Saving Mr. Banks

January 16, 2014 by  
Filed under Movies

“Winds in the east / mist comin’ in / Like somethin’ is brewin, about to begin / Can’t put my finger on what lies in store / But I feel what’s to happen all happened before.”

That’s a foreshadowing thought from Bert in the Disney film “Mary Poppins”; it’s also used as the first and last words of narration in spoken-song by the father of P.L. Travers (Emma Thompson) to begin “Saving Mr. Banks”, a biographical depiction of the development of her novel into the film. The story goes that it took Walt Disney 20 years to persuade Travers to sell the rights of her best selling book to him in order to make it into a film. This film is about the final weeks before she finally does indeed sign over “Mary Poppins” to Disney in 1961.

But it’s still not an easy fortnight. We are first introduced to Travers as a little girl living in Australia in 1906. She is sitting by herself, possibly daydreaming, until it fades into the adult Travers sitting in the same position when she is awakened out of her trance by her agent. At this moment, she still does not want to sell her book to Disney. Even after it’s revealed that Disney has given her full script approval, and the stipulation that there be no animation in the film, she still must be convinced to go to California and meet with Disney and Co. to go through the table readings.

Once she’s there, she butts heads with just about everyone who is involved with the script process, including the song writers Richard and Robert Sherman (Jason Schwartzman and B.J. Novak respectively). She initially wants no singing, no “twinkling”, no cavorting, nothing. It must be proper, and English. The screenwriter Don DaGradi (Bradley Whitford) allows the sessions to be recorded while she breaks in to the table reading to voice her disapproval with everything. She meets Disney (Tom Hanks) and gives him just as much trouble. But Disney is not willing to give up. He claims he has given a promise to his children that he’s kept for 20 years that he will bring “Mary Poppins” to life.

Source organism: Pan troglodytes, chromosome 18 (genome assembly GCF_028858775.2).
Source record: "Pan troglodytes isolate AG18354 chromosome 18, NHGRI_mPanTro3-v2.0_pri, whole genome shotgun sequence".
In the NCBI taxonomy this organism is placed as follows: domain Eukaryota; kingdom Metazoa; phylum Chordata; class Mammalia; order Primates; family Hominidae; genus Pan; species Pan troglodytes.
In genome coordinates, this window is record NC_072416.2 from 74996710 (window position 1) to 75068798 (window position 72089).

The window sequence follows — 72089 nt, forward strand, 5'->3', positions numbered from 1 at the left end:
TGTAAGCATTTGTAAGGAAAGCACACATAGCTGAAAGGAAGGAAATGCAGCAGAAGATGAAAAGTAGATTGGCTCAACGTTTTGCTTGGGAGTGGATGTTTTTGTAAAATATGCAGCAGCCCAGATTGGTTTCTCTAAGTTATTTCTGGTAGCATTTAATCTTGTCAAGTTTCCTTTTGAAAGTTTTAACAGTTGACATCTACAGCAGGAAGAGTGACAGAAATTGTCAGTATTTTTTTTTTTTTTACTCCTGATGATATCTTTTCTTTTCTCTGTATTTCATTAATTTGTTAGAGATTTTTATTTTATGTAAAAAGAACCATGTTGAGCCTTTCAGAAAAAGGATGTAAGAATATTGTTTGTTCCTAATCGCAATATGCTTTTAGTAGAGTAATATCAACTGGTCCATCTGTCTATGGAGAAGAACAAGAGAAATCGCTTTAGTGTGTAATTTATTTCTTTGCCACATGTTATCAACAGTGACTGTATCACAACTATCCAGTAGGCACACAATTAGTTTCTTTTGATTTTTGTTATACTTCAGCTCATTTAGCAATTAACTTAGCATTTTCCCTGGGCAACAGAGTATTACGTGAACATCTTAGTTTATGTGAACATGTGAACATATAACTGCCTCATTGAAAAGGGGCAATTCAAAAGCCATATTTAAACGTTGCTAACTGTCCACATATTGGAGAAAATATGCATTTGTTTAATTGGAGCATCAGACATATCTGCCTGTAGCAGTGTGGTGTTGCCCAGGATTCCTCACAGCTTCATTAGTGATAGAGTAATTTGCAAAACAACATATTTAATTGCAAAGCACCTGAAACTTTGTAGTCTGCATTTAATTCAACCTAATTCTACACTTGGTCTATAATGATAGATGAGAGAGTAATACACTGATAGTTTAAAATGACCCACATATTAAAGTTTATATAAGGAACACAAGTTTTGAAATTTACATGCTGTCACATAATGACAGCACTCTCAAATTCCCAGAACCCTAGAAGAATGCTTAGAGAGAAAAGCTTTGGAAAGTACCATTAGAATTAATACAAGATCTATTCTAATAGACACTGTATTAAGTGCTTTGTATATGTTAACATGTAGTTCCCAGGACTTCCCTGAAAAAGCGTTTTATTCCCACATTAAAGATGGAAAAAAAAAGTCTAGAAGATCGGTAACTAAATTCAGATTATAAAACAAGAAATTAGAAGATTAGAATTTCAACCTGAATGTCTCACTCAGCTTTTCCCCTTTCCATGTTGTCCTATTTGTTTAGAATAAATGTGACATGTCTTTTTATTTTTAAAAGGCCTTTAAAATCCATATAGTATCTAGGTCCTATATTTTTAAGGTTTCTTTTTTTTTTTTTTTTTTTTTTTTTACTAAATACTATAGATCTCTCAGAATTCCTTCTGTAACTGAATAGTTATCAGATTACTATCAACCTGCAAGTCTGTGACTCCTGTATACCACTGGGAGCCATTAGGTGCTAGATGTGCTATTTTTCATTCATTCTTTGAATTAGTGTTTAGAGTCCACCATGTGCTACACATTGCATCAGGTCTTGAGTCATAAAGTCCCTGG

Meanwhile, we are given a back story to Travers’ life as a girl growing up in Australia. She has a seemingly normal family, except her father (Colin Farrell) is an obvious drunk who is also irresponsible. He seems to live in a fantasy world of his own, retreating into drinking when things get too hard. He also never calls her by her given name, which is Helen Goff. He is the real life Mary Poppins–but the film version of her, not the book. In the book, Mary Poppins is very proper. But he is reckless, and while he seems to care for his children, he treats them more as if they are participants in his fantasy world than actually as his children to raise and feel responsibility for.